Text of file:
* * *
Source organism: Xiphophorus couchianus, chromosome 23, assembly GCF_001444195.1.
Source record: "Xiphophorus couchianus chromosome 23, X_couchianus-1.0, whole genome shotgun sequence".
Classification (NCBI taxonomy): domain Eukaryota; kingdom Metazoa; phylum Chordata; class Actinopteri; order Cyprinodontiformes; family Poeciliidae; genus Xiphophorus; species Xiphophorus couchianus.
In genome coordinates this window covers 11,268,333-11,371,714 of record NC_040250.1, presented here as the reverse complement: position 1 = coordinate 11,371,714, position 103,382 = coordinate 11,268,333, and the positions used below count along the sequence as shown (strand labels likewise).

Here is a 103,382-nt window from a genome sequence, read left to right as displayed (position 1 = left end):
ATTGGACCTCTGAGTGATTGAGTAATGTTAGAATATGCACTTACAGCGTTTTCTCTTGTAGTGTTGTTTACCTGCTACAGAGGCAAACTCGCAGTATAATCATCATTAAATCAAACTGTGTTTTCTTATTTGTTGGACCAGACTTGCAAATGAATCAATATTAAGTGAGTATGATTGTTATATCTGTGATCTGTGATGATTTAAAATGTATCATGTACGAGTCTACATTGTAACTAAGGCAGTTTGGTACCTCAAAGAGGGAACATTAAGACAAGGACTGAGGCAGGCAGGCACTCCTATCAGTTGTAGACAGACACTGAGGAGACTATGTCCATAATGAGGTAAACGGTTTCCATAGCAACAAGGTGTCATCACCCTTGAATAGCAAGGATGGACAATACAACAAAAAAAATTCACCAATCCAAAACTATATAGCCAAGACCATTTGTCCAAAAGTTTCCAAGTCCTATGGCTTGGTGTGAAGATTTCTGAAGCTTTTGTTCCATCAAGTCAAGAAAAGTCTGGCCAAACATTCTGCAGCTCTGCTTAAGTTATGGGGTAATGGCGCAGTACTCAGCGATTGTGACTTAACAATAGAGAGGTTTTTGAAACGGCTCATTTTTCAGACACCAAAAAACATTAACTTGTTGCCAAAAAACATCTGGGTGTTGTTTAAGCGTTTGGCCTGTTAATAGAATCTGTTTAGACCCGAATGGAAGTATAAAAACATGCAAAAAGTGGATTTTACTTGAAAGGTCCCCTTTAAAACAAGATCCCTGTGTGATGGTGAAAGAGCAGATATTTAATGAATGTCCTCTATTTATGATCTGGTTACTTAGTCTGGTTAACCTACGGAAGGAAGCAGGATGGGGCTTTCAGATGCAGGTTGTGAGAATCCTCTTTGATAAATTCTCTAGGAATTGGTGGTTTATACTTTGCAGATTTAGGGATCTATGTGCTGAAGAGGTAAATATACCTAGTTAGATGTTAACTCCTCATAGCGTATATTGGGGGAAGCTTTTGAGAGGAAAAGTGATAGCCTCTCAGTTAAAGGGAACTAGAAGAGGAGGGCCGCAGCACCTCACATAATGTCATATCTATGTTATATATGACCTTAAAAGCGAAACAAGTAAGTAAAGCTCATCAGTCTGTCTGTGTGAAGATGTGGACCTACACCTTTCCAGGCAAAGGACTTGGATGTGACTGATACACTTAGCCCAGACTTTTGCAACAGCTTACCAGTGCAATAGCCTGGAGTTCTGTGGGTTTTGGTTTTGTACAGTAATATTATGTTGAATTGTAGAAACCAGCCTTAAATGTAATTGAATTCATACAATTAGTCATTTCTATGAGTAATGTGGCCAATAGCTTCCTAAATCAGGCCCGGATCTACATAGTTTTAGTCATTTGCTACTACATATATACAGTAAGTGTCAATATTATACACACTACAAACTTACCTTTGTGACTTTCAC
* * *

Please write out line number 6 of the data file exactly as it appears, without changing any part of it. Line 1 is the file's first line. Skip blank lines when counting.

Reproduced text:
ATTGGACCTCTGAGTGATTGAGTAATGTTAGAATATGCACTTACAGCGTTTTCTCTTGTAGTGTTGTTTACCTGCTACAGAGGCAAACTCGCAGTATAATCATCATTAAATCAAACTGTGTTTTCTTATTTGTTGGACCAGACTTGCAAATGAATCAATATTAAGTGAGTATGATTGTTATATCTGTGATCTGTGATGATTTAAAATGTATCATGTACGAGTCTACATTGTAACTAAGGCAGTTTGGTACCTCAAAGAGGGAACATTAAGACAAGGACTGAGGCAGGCAGGCACTCCTATCAGTTGTAGACAGACACTGAGGAGACTATGTCCATAATGAGGTAAACGGTTTCCATAGCAACAAGGTGTCATCACCCTTGAATAGCAAGGATGGACAATACAACAAAAAAAATTCACCAATCCAAAACTATATAGCCAAGACCATTTGTCCAAAAGTTTCCAAGTCCTATGGCTTGGTGTGAAGATTTCTGAAGCTTTTGTTCCATCAAGTCAAGAAAAGTCTGGCCAAACATTCTGCAGCTCTGCTTAAGTTATGGGGTAATGGCGCAGTACTCAGCGATTGTGACTTAACAATAGAGAGGTTTTTGAAACGGCTCATTTTTCAGACACCAAAAAACATTAACTTGTTGCCAAAAAACATCTGGGTGTTGTTTAAGCGTTTGGCCTGTTAATAGAATCTGTTTAGACCCGAATGGAAGTATAAAAACATGCAAAAAGTGGATTTTACTTGAAAGGTCCCCTTTAAAACAAGATCCCTGTGTGATGGTGAAAGAGCAGATATTTAATGAATGTCCTCTATTTATGATCTGGTTACTTAGTCTGGTTAACCTACGGAAGGAAGCAGGATGGGGCTTTCAGATGCAGGTTGTGAGAATCCTCTTTGATAAATTCTCTAGGAATTGGTGGTTTATACTTTGCAGATTTAGGGATCTATGTGCTGAAGAGGTAAATATACCTAGTTAGATGTTAACTCCTCATAGCGTATATTGGGGGAAGCTTTTGAGAGGAAAAGTGATAGCCTCTCAGTTAAAGGGAACTAGAAGAGGAGGGCCGCAGCACCTCACATAATGTCATATCTATGTTATATATGACCTTAAAAGCGAAACAAGTAAGTAAAGCTCATCAGTCTGTCTGTGTGAAGATGTGGACCTACACCTTTCCAGGCAAAGGACTTGGATGTGACTGATACACTTAGCCCAGACTTTTGCAACAGCTTACCAGTGCAATAGCCTGGAGTTCTGTGGGTTTTGGTTTTGTACAGTAATATTATGTTGAATTGTAGAAACCAGCCTTAAATGTAATTGAATTCATACAATTAGTCATTTCTATGAGTAATGTGGCCAATAGCTTCCTAAATCAGGCCCGGATCTACATAGTTTTAGTCATTTGCTACTACATATATACAGTAAGTGTCAATATTATACACACTACAAACTTACCTTTGTGACTTTCAC